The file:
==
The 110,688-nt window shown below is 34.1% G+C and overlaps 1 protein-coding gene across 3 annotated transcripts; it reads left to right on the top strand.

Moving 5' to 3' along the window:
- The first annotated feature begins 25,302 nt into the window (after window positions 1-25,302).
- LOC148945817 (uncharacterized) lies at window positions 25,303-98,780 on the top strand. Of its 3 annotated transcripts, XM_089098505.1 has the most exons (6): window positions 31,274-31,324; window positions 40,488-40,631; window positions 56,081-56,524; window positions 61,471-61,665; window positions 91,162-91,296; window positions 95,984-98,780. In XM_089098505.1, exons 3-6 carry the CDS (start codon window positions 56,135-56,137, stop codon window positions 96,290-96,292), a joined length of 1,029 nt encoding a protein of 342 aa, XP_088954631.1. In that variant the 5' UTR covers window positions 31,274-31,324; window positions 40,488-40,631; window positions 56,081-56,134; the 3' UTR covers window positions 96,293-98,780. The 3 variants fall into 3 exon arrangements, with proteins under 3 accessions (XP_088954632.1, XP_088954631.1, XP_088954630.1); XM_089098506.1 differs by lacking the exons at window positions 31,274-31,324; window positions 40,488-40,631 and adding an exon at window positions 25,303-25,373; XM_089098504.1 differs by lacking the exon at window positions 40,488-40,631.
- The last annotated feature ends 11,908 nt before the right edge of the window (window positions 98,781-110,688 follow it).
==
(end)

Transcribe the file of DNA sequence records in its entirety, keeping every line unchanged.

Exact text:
The 110,688-nt window shown below is 34.1% G+C and overlaps 1 protein-coding gene across 3 annotated transcripts; it reads left to right on the top strand.

Moving 5' to 3' along the window:
- The first annotated feature begins 25,302 nt into the window (after window positions 1-25,302).
- LOC148945817 (uncharacterized) lies at window positions 25,303-98,780 on the top strand. Of its 3 annotated transcripts, XM_089098505.1 has the most exons (6): window positions 31,274-31,324; window positions 40,488-40,631; window positions 56,081-56,524; window positions 61,471-61,665; window positions 91,162-91,296; window positions 95,984-98,780. In XM_089098505.1, exons 3-6 carry the CDS (start codon window positions 56,135-56,137, stop codon window positions 96,290-96,292), a joined length of 1,029 nt encoding a protein of 342 aa, XP_088954631.1. In that variant the 5' UTR covers window positions 31,274-31,324; window positions 40,488-40,631; window positions 56,081-56,134; the 3' UTR covers window positions 96,293-98,780. The 3 variants fall into 3 exon arrangements, with proteins under 3 accessions (XP_088954632.1, XP_088954631.1, XP_088954630.1); XM_089098506.1 differs by lacking the exons at window positions 31,274-31,324; window positions 40,488-40,631 and adding an exon at window positions 25,303-25,373; XM_089098504.1 differs by lacking the exon at window positions 40,488-40,631.
- The last annotated feature ends 11,908 nt before the right edge of the window (window positions 98,781-110,688 follow it).